A Few Things From Chapter 5

Jut a few selected interesting things of from Chapter 5.

  1. RAID
    1. Redundant Array of Independent Disks.
    2. Data is arranged across the several drives to allow for parallel operation.
    3. Past level 0, there is also redundant storage to improve reliability.
    4. Data is broken into strips, groups of which are stripes.
    5. There are seven different arrangements, called levels.
      1. Level 0: Strips are placed on each drive in rotation.
        1. Allows parallel operation when a multi-strip block is read or written.
        2. No redundant storage.
        3. Not actually part of original RAID paper, which started at 1.
      2. Level 1: Simply make two copies of everything.
        1. Parallel operation for reading and writing.
        2. Multiple writes need not slow things down; also in parallel.
        3. Good data reliability, at much space cost.
      3. Level 2: Words split up, one bit per drive.
        1. Disk read head position is synchronized.
        2. Words are stored with Hamming codes.
        3. Uses extra space, but allows correction of bit errors.
      4. Level 3: Similar to 1, but with a single parity bit.
        1. Failure of a disk destroys one bit in the word.
        2. Assumes controller can identify which disk failed.
        3. Parity system will tell the correct value of that bit.
        4. Less space than 1, probably not so robust.
      5. Level 4: Each stripe has a parity strip.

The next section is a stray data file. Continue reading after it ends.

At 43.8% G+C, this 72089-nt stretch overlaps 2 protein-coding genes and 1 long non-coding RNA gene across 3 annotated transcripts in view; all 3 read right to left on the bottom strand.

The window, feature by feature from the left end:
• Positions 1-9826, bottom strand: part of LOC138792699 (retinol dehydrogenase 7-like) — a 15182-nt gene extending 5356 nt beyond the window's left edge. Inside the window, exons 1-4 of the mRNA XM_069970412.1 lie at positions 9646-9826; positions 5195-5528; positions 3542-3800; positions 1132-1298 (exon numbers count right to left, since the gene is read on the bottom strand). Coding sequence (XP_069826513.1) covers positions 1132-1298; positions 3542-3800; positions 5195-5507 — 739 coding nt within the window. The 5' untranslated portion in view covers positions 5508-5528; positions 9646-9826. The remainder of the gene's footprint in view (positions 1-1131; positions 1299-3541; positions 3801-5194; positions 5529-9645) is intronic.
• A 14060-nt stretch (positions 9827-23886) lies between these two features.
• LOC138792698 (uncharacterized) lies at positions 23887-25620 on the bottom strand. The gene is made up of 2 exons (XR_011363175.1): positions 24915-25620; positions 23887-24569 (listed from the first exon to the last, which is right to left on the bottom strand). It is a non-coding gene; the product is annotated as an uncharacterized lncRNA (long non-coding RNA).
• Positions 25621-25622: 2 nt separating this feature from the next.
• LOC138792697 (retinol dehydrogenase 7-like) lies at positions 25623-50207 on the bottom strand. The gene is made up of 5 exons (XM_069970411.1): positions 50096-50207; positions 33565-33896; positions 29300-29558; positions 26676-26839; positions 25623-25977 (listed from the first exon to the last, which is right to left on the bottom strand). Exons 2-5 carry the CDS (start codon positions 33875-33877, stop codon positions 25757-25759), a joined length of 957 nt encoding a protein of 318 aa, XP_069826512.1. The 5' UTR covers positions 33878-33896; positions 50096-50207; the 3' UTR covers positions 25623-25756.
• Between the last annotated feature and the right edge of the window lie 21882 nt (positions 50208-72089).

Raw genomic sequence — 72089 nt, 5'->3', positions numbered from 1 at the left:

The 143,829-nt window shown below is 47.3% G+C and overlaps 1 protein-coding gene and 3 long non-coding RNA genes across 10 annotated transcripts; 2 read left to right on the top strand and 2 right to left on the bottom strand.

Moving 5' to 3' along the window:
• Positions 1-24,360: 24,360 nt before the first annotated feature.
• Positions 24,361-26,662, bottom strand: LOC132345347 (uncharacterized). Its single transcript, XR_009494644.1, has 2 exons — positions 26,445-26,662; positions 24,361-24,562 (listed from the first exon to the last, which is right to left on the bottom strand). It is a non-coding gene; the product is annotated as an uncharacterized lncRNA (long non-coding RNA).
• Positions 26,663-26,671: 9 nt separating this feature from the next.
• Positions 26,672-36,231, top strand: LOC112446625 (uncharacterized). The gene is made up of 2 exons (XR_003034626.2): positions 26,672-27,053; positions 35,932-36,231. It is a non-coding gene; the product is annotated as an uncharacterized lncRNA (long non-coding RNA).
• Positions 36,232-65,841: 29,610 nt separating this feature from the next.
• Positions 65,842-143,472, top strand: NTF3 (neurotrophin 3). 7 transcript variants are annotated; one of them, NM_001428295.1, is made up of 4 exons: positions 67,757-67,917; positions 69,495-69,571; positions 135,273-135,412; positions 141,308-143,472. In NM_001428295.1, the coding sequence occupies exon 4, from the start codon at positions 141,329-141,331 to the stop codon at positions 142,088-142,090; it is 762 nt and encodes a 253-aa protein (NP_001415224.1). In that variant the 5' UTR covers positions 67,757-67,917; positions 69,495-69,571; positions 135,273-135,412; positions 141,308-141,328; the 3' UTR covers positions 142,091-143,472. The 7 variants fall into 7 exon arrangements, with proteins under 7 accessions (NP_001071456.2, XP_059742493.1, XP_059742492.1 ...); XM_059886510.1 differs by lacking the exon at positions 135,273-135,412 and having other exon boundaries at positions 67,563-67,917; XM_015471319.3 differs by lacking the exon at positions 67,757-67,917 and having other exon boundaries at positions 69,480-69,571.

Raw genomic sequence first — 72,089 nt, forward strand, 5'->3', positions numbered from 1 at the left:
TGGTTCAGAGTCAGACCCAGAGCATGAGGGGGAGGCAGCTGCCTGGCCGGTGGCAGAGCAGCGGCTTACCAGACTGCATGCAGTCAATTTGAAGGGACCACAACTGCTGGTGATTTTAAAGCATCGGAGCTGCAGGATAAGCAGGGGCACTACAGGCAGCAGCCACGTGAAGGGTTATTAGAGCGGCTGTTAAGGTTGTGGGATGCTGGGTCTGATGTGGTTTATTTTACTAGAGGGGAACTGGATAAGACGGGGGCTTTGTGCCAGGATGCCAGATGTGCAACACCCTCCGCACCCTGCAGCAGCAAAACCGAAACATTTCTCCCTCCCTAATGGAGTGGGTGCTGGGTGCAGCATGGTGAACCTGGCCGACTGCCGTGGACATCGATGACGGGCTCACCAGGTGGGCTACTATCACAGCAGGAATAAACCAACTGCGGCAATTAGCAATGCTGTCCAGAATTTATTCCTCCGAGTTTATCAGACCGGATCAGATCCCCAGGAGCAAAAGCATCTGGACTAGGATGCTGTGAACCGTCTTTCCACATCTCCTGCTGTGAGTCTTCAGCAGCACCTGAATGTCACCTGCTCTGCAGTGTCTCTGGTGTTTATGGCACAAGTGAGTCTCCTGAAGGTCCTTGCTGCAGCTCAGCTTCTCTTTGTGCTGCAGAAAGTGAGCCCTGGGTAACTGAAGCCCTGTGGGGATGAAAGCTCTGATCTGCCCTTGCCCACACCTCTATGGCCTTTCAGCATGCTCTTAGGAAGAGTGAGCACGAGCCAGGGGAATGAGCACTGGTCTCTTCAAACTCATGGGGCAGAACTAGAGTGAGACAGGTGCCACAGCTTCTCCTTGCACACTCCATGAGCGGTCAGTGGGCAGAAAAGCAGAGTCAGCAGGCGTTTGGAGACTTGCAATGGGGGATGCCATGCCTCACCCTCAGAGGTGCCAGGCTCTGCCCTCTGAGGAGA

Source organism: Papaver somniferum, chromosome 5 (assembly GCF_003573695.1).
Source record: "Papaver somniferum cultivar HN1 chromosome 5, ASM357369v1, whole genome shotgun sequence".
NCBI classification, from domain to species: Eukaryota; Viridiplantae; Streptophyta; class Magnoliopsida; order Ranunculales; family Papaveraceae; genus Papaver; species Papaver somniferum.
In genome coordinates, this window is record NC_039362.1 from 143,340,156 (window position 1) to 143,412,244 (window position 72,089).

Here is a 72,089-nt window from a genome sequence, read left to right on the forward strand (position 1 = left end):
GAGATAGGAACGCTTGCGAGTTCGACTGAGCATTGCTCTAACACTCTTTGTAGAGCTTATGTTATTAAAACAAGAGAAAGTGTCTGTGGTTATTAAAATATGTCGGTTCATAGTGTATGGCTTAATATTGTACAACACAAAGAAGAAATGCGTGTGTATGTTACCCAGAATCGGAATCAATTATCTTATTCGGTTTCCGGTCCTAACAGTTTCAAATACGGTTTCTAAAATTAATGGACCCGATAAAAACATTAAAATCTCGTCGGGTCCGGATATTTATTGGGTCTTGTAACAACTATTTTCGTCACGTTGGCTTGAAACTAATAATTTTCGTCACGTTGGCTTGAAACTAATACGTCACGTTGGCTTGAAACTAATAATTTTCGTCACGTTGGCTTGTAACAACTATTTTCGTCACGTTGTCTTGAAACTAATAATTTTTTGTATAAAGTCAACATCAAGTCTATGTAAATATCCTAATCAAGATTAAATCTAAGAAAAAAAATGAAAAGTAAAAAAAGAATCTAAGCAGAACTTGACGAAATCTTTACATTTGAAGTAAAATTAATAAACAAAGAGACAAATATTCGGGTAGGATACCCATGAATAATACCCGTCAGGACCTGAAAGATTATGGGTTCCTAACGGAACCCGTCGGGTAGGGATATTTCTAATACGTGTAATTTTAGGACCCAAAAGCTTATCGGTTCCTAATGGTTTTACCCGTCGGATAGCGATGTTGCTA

1. Somewhat like level 2, but with stripes instead of words.
        2. Parity stripe is simply the xor of the data strips.
        3. Failure of a disk destroys one strip, but its value is the xor of the others.
      6. Level 5: Same as 4, but distributes the parity strip. Prevents parity disk becoming a bottleneck.
      7. Level 6: Same as 5, but each stripe has two parity strips using different methods.
  2. Low-level formatting.
    1. A hard drive must be given a low-level format, which marks out each sector.
    2. Preamble includes a recognizable pattern, and also the sector number.
    3. As the disk rotates, the driver knows where the head is when it sees the preamble and reads the sector number.
    4. Once upon a time, users would do a low-level format on a new device; now it is only done at the factory.
      When an OS offers to format, it usually means to write an empty file system, sometimes called a high-level format.
    5. The ECC is an "Error-Correcting Code" is set when the sector is written. It allows some error correction on read.
    6. There is a difference between unformatted and formatted sizes, possibly creating confusion.
    7. Cylinder Skew. When the head finishes one track, it can move to the next before reaching its first segment.
  3. Disk Scheduling.